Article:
Plzen, Czech Republic

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Tatra KT8 tram 293 on Rt. 2 in Plzen. Photo by Tim Deakin, January 2007.


Plzen, the largest city in Bohemia, is notable for a handful of things. First and foremost, it's renowned for the quality of it beer, which - as Pilsner Urquell - has been brewed in the city since 1295. Secondly, as a highly-industrialised conurbation it's the home of the Skoda manufacturing company. Whilst Skoda's cars have long been the butt of many jokes, it has also manufactured electric railway locomotives, trolleybuses, Metro-type trains and trams alongside other non-transport-related products. Plzen also has a very attractive city centre, with many buildings of archetectural interest and - in the normal East European style - a large central square, which in Plzen's case surrounds an attractive cathedral.

The tram network is a small, three-line affair extending to 26km, with route numbers 1,2 and 4 in use. Lines 1 and 2 run from terminals in the south-east of the city, pass the railway station (Hlavni Nadrazi), then proceed via a one-way system through the old town centre before splitting again. Line 1 continues north, sharing a section of track with line 4, whilst line 2 runs west before terminating at Skvrnany. Line 4 runs on a north-south axis, sharing a small amount of track with line 1 to the north of the city centre and a tiny section with line 2 in one direction, as part of the city centre's one-way layout.

As would be expected in the Czech Republic, Tatra cars dominate the tram fleet, which is painted in a pleasant yellow-based scheme. The ubiquitous T3 car forms the backbone of the service, operated in both one- and two-car formations. Very unusually - and maybe uniquely - some T3 cars have been 'diced and spliced' to produce an articulated set with a low-floor section. The method would appear to be to remove the rear portion from one car and the front portion from another, then sandwich the two remaining sections around a newly-constructed low-floor piece. This highly ingenious practice not only provides disabled access but would also appear to benefit capacity, too - an important consideration as Plzen's trams appear to be well-used.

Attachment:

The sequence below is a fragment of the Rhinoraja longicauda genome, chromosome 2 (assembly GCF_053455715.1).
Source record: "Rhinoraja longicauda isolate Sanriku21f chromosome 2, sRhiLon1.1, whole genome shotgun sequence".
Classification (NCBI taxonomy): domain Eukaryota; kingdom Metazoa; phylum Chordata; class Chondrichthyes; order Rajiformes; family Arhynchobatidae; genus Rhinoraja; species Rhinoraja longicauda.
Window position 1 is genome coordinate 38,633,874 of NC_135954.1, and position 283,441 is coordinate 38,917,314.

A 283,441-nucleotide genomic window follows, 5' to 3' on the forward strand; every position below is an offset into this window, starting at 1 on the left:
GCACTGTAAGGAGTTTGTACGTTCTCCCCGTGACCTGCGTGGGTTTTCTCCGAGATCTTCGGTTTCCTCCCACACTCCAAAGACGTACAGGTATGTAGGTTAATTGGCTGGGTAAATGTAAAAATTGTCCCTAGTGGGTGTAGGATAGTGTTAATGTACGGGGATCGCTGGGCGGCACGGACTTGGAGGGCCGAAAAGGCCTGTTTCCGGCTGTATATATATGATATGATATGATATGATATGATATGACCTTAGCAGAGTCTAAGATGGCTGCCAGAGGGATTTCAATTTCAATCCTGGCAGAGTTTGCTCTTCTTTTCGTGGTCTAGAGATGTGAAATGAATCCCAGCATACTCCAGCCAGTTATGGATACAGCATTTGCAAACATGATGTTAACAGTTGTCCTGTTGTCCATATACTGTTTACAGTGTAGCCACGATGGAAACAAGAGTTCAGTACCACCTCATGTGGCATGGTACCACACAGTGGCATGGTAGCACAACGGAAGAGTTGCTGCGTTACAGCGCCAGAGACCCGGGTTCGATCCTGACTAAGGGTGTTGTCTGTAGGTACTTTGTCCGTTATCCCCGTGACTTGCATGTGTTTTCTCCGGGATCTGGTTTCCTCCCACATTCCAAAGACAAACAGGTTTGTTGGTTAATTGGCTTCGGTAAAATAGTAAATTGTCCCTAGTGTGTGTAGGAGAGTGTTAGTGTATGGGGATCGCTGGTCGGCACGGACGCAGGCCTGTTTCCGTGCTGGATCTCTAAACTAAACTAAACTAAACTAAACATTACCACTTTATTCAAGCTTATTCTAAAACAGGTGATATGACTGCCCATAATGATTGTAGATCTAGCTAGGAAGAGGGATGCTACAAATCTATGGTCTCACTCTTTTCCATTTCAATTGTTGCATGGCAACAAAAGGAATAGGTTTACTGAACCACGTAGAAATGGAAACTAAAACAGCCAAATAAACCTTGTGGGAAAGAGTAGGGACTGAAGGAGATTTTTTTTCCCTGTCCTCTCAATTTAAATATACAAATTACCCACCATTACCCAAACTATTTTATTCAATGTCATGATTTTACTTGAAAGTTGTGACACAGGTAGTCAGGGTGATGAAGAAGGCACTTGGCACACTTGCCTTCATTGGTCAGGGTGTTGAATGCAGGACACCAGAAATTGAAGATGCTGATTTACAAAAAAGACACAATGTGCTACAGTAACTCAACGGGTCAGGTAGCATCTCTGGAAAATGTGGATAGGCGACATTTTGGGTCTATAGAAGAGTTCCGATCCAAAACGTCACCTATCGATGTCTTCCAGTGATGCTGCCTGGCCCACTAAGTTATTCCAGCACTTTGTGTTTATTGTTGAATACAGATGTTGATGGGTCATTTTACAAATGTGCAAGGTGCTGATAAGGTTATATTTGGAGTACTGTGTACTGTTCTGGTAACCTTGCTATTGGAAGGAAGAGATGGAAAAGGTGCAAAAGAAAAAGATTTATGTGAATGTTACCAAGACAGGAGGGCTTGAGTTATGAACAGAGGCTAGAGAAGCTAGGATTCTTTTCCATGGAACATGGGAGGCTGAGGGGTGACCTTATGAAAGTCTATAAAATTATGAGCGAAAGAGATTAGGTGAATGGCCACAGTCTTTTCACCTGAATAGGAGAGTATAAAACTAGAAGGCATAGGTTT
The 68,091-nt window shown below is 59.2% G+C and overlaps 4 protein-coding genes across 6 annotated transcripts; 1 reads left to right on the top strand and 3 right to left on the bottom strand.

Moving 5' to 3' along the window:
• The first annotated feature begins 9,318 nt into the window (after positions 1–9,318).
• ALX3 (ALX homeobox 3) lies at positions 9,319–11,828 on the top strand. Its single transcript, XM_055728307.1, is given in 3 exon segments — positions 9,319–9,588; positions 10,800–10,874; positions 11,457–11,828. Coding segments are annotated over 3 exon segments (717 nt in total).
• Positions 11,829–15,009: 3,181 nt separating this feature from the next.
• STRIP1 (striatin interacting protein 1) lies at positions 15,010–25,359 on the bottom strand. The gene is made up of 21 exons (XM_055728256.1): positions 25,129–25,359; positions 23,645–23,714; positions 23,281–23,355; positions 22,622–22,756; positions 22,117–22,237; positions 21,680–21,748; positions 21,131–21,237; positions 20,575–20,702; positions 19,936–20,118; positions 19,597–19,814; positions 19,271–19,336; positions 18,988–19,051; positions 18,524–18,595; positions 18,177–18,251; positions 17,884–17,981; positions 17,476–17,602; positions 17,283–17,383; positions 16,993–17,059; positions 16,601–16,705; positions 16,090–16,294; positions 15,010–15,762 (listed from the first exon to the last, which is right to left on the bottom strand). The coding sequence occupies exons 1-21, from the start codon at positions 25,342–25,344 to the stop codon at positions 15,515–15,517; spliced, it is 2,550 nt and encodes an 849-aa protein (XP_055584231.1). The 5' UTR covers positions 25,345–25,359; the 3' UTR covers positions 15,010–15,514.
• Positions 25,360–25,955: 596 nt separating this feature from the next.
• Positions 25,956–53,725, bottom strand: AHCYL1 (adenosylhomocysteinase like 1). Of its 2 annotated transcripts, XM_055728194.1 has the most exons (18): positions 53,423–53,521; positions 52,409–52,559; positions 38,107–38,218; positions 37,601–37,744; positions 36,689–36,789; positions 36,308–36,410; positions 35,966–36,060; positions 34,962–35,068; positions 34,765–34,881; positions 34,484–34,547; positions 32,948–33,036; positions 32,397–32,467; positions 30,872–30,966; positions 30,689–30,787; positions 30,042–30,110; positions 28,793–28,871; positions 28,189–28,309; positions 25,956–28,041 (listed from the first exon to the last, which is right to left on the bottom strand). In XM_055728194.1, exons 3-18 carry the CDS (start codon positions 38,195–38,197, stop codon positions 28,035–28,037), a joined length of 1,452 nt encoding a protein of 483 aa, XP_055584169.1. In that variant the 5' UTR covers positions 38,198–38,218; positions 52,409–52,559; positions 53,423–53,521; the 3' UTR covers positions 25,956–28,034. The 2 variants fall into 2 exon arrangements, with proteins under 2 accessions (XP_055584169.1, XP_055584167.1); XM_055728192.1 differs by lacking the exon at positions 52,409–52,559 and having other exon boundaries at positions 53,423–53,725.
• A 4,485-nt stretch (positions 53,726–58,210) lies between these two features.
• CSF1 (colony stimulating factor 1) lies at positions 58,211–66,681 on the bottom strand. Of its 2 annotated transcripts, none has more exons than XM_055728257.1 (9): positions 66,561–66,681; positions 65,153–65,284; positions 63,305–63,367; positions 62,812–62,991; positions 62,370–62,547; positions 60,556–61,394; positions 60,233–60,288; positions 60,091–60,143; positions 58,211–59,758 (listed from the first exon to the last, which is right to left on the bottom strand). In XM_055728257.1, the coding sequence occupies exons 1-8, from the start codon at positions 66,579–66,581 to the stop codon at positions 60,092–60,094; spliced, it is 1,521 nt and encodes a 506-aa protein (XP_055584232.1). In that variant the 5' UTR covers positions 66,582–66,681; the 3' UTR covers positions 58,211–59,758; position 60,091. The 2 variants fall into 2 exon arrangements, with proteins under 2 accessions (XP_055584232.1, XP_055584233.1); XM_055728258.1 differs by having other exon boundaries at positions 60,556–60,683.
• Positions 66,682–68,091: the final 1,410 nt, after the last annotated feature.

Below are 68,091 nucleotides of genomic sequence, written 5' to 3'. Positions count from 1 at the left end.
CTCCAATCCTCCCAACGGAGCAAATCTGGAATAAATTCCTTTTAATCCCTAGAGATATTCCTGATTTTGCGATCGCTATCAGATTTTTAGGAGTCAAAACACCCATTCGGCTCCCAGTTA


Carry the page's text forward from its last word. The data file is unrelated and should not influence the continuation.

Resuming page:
The other mainstream type in use is the Tatra KT8 three-section articulated unit, very similar to a batch of these cars in service in Prague. In contrast to the other types of tram in Plzen the KT8s are double-ended units, although they are operated alongside the other single-ended cars on all three lines. The most modern type of tram in use is a batch of ten double-articulated Skoda Astras, which are low-floor and identical to those in use in a few cities in the United States. These cars were built in Skoda's factory in Plzen, and apparently Skoda have in the past used the system's tracks for the testing of trams built for other cities prior to delivery. Ten are in operation.

Plzen is easily accessible by train as a day trip from Prague, with frequent services connecting the two cities more or less every hour. Several trains also continue to/commence from Germany, and the city's busy train station will occupy a couple of hours for those also interested in heavy rail.

Photo Gallery

Five Random Images

Image 61775

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Location: U Gery

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Photo by: Bernard Chatreau
Location: Pod Záhorskem

More Images: 1-50 51-87


Plzen Official Transit Site

Page Credits

By Tim Deakin.

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